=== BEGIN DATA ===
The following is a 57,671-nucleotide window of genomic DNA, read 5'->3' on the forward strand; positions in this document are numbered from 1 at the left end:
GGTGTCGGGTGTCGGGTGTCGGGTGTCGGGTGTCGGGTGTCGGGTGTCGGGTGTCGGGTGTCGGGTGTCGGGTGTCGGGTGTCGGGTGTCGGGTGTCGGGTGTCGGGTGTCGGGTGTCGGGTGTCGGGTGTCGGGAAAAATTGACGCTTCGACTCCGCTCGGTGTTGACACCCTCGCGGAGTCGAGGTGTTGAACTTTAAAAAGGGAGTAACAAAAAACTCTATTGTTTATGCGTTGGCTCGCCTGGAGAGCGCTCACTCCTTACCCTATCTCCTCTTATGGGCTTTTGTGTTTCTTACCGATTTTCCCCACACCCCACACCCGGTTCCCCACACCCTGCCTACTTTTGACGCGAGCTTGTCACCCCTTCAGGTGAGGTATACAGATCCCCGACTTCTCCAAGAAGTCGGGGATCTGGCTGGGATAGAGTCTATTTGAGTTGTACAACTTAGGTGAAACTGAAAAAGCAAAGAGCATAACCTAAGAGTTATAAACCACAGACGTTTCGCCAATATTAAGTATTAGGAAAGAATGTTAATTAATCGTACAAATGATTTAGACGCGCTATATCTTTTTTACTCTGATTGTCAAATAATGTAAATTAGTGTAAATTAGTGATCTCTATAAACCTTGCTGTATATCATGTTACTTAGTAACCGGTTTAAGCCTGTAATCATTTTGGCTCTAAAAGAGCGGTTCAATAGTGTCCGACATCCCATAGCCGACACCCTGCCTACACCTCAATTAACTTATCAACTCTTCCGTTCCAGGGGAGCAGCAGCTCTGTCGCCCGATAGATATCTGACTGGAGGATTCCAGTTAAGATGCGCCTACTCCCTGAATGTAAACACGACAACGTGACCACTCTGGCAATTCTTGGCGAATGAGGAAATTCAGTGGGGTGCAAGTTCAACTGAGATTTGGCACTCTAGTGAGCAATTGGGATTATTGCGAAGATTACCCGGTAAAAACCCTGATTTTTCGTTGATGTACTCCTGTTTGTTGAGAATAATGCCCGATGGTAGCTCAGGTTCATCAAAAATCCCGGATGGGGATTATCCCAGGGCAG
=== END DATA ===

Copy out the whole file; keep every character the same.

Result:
The following is a 57,671-nucleotide window of genomic DNA, read 5'->3' on the forward strand; positions in this document are numbered from 1 at the left end:
GGTGTCGGGTGTCGGGTGTCGGGTGTCGGGTGTCGGGTGTCGGGTGTCGGGTGTCGGGTGTCGGGTGTCGGGTGTCGGGTGTCGGGTGTCGGGTGTCGGGTGTCGGGTGTCGGGTGTCGGGTGTCGGGTGTCGGGAAAAATTGACGCTTCGACTCCGCTCGGTGTTGACACCCTCGCGGAGTCGAGGTGTTGAACTTTAAAAAGGGAGTAACAAAAAACTCTATTGTTTATGCGTTGGCTCGCCTGGAGAGCGCTCACTCCTTACCCTATCTCCTCTTATGGGCTTTTGTGTTTCTTACCGATTTTCCCCACACCCCACACCCGGTTCCCCACACCCTGCCTACTTTTGACGCGAGCTTGTCACCCCTTCAGGTGAGGTATACAGATCCCCGACTTCTCCAAGAAGTCGGGGATCTGGCTGGGATAGAGTCTATTTGAGTTGTACAACTTAGGTGAAACTGAAAAAGCAAAGAGCATAACCTAAGAGTTATAAACCACAGACGTTTCGCCAATATTAAGTATTAGGAAAGAATGTTAATTAATCGTACAAATGATTTAGACGCGCTATATCTTTTTTACTCTGATTGTCAAATAATGTAAATTAGTGTAAATTAGTGATCTCTATAAACCTTGCTGTATATCATGTTACTTAGTAACCGGTTTAAGCCTGTAATCATTTTGGCTCTAAAAGAGCGGTTCAATAGTGTCCGACATCCCATAGCCGACACCCTGCCTACACCTCAATTAACTTATCAACTCTTCCGTTCCAGGGGAGCAGCAGCTCTGTCGCCCGATAGATATCTGACTGGAGGATTCCAGTTAAGATGCGCCTACTCCCTGAATGTAAACACGACAACGTGACCACTCTGGCAATTCTTGGCGAATGAGGAAATTCAGTGGGGTGCAAGTTCAACTGAGATTTGGCACTCTAGTGAGCAATTGGGATTATTGCGAAGATTACCCGGTAAAAACCCTGATTTTTCGTTGATGTACTCCTGTTTGTTGAGAATAATGCCCGATGGTAGCTCAGGTTCATCAAAAATCCCGGATGGGGATTATCCCAGGGCAG